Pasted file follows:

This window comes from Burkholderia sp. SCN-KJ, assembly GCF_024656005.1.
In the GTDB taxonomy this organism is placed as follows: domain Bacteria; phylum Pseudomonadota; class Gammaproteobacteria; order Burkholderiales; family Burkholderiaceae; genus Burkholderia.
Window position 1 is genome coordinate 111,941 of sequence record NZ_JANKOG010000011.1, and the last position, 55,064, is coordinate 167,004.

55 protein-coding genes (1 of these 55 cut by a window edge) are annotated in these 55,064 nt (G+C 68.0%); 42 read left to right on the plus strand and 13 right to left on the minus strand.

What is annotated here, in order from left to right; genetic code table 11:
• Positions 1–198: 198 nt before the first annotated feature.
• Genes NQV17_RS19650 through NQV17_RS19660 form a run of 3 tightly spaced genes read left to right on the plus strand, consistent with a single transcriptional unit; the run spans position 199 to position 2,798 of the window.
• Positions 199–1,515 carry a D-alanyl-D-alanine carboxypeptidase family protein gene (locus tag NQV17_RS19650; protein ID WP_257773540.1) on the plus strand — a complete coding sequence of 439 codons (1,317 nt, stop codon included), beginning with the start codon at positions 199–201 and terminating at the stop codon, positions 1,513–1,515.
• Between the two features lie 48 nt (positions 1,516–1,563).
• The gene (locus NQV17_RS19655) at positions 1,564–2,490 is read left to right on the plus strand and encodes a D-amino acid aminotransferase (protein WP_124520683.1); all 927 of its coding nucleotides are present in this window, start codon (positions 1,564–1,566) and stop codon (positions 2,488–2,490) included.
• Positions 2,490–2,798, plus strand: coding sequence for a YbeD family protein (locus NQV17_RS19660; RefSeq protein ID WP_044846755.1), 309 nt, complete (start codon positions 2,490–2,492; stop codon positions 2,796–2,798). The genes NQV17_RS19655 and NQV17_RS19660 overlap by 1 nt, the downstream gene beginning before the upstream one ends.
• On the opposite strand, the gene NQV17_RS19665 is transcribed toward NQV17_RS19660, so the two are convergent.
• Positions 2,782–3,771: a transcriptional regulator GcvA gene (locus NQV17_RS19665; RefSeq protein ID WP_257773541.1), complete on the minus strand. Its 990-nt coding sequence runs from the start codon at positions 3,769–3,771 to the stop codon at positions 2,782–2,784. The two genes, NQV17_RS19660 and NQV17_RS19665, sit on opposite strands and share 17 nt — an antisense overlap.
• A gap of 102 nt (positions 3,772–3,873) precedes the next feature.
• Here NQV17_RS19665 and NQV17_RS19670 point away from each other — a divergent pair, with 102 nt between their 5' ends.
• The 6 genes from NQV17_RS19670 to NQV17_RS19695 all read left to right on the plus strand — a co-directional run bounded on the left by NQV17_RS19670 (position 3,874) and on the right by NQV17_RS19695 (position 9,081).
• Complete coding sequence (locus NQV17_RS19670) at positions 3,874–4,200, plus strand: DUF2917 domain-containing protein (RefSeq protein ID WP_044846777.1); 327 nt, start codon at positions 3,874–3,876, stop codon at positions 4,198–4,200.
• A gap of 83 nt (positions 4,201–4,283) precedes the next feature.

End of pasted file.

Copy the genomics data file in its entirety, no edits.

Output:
This window comes from Burkholderia sp. SCN-KJ, assembly GCF_024656005.1.
In the GTDB taxonomy this organism is placed as follows: domain Bacteria; phylum Pseudomonadota; class Gammaproteobacteria; order Burkholderiales; family Burkholderiaceae; genus Burkholderia.
Window position 1 is genome coordinate 111,941 of sequence record NZ_JANKOG010000011.1, and the last position, 55,064, is coordinate 167,004.

55 protein-coding genes (1 of these 55 cut by a window edge) are annotated in these 55,064 nt (G+C 68.0%); 42 read left to right on the plus strand and 13 right to left on the minus strand.

What is annotated here, in order from left to right; genetic code table 11:
• Positions 1–198: 198 nt before the first annotated feature.
• Genes NQV17_RS19650 through NQV17_RS19660 form a run of 3 tightly spaced genes read left to right on the plus strand, consistent with a single transcriptional unit; the run spans position 199 to position 2,798 of the window.
• Positions 199–1,515 carry a D-alanyl-D-alanine carboxypeptidase family protein gene (locus tag NQV17_RS19650; protein ID WP_257773540.1) on the plus strand — a complete coding sequence of 439 codons (1,317 nt, stop codon included), beginning with the start codon at positions 199–201 and terminating at the stop codon, positions 1,513–1,515.
• Between the two features lie 48 nt (positions 1,516–1,563).
• The gene (locus NQV17_RS19655) at positions 1,564–2,490 is read left to right on the plus strand and encodes a D-amino acid aminotransferase (protein WP_124520683.1); all 927 of its coding nucleotides are present in this window, start codon (positions 1,564–1,566) and stop codon (positions 2,488–2,490) included.
• Positions 2,490–2,798, plus strand: coding sequence for a YbeD family protein (locus NQV17_RS19660; RefSeq protein ID WP_044846755.1), 309 nt, complete (start codon positions 2,490–2,492; stop codon positions 2,796–2,798). The genes NQV17_RS19655 and NQV17_RS19660 overlap by 1 nt, the downstream gene beginning before the upstream one ends.
• On the opposite strand, the gene NQV17_RS19665 is transcribed toward NQV17_RS19660, so the two are convergent.
• Positions 2,782–3,771: a transcriptional regulator GcvA gene (locus NQV17_RS19665; RefSeq protein ID WP_257773541.1), complete on the minus strand. Its 990-nt coding sequence runs from the start codon at positions 3,769–3,771 to the stop codon at positions 2,782–2,784. The two genes, NQV17_RS19660 and NQV17_RS19665, sit on opposite strands and share 17 nt — an antisense overlap.
• A gap of 102 nt (positions 3,772–3,873) precedes the next feature.
• Here NQV17_RS19665 and NQV17_RS19670 point away from each other — a divergent pair, with 102 nt between their 5' ends.
• The 6 genes from NQV17_RS19670 to NQV17_RS19695 all read left to right on the plus strand — a co-directional run bounded on the left by NQV17_RS19670 (position 3,874) and on the right by NQV17_RS19695 (position 9,081).
• Complete coding sequence (locus NQV17_RS19670) at positions 3,874–4,200, plus strand: DUF2917 domain-containing protein (RefSeq protein ID WP_044846777.1); 327 nt, start codon at positions 3,874–3,876, stop codon at positions 4,198–4,200.
• A gap of 83 nt (positions 4,201–4,283) precedes the next feature.